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Alternative news media in Norway have become visible in public debates. Partly because of news sharing on social media. Social media has become an arena for news, information, and public debate, and has also become a place to fight for the news agenda. The present study examines news sharing in social media in Norway and how right-wing alternative news outlets use social media to impact the news agenda. These are small organizations with only a handful of employees, but they have very proactive readers and feature a considerable amount of user-generated content. They are critical of immigration, particularly from Muslim countries, and of the political elite. They mimic traditional media in the way they organize and label their content, but their reporting is more subjective. The present study uses quantitative content analysis to reveal which topics are the most shared on social media, and from which news type of news organizations they come. It also looks at how news sharing differed in the days following a series of terrorist attacks and how the pattern changed during the course of a normal day. This leads to a discussion on participatory journalism and how news sharing can be seen as a part of the public debate.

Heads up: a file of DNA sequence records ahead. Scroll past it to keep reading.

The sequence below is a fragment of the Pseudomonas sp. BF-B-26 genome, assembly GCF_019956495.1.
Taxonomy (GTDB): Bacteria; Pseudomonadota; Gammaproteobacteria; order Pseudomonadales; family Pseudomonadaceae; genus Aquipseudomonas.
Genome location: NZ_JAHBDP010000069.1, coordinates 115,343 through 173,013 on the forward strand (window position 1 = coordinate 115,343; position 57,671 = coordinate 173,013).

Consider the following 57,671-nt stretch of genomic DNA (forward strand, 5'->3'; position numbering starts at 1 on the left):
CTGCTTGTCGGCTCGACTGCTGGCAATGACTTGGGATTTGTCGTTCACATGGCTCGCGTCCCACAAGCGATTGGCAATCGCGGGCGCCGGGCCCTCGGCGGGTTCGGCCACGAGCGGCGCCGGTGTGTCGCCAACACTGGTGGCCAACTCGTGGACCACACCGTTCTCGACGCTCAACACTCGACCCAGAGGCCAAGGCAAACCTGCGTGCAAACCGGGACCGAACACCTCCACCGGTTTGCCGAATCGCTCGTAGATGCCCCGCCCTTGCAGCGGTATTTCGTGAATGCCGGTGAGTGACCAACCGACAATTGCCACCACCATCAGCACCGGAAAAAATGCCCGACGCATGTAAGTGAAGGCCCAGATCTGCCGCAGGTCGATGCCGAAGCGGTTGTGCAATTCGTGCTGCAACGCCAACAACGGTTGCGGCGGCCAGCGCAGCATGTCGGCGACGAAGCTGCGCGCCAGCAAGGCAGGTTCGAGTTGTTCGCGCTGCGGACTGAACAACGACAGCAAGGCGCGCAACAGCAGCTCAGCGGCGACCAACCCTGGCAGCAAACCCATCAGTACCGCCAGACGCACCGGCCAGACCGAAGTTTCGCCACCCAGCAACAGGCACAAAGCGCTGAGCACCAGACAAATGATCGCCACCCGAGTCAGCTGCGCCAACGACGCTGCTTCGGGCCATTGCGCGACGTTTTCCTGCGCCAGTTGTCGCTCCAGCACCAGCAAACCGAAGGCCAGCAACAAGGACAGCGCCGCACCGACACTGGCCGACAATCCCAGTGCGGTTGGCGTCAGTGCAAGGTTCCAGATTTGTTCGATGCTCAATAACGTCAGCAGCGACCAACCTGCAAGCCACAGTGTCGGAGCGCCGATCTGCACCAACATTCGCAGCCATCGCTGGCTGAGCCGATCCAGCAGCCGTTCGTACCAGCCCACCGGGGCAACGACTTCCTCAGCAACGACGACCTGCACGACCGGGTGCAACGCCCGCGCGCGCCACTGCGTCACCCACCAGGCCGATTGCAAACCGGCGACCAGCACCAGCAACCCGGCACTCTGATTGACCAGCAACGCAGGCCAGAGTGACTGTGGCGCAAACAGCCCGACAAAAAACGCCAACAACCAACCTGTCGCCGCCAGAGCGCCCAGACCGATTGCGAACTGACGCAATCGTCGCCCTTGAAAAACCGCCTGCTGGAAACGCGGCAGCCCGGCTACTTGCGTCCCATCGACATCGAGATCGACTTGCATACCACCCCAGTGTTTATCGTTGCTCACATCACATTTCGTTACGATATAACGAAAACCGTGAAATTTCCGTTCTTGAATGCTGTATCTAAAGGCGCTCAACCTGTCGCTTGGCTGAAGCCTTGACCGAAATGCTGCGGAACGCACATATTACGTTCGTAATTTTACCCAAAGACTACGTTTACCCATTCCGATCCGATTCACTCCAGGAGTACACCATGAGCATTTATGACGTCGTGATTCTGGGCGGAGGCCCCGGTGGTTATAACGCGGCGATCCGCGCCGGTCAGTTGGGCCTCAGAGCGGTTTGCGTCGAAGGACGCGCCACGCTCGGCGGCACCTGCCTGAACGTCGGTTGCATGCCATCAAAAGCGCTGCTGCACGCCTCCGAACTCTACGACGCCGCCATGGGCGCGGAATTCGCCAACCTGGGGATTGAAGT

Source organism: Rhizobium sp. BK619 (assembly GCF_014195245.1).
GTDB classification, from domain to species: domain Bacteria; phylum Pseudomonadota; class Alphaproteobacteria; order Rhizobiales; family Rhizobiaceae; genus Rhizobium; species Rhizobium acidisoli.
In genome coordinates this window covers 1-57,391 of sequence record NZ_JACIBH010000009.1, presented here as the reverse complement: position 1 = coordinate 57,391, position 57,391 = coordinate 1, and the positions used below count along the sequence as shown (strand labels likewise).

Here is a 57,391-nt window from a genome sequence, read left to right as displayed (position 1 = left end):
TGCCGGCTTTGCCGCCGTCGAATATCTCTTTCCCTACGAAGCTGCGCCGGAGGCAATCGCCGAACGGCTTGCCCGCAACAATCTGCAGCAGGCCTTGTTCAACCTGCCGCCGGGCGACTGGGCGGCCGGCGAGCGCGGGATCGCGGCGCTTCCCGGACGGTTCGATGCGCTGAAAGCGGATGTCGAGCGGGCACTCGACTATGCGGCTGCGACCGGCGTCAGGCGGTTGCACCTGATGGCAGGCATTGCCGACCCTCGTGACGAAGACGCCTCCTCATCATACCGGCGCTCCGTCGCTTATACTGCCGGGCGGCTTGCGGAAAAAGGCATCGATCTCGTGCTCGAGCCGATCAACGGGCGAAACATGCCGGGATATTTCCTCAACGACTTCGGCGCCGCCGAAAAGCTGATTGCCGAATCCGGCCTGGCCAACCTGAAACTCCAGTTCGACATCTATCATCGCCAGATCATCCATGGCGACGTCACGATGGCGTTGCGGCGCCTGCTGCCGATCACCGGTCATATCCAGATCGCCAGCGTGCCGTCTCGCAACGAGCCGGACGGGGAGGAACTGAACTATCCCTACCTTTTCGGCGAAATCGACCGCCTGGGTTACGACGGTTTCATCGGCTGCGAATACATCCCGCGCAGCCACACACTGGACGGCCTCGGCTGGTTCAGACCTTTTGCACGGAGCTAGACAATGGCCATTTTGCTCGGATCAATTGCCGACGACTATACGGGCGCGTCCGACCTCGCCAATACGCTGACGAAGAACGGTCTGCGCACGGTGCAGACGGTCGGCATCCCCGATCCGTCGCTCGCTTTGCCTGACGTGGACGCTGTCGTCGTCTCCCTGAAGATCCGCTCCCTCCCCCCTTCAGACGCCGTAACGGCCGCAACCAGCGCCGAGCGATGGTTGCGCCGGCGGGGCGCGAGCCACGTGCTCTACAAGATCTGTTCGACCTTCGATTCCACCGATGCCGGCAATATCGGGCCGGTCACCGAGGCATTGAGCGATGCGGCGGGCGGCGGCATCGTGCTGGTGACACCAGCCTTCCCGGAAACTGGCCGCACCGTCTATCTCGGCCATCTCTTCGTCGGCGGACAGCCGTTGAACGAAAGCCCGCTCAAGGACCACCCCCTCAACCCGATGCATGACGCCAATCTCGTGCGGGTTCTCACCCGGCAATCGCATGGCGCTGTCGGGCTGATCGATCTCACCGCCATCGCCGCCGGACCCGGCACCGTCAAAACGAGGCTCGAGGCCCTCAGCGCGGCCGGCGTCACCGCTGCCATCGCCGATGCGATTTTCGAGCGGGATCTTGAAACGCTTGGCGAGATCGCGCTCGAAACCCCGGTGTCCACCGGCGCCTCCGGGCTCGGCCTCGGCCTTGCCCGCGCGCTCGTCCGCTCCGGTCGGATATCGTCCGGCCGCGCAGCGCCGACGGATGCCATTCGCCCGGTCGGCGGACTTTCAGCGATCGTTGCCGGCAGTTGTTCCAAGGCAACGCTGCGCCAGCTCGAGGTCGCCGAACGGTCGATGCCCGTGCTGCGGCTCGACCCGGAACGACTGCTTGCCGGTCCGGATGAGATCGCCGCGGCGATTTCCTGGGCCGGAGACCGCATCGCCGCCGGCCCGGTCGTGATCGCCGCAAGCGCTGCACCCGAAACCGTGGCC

Social media, news sharing, alternative media, public debate, Agenda setting, participatory journalism


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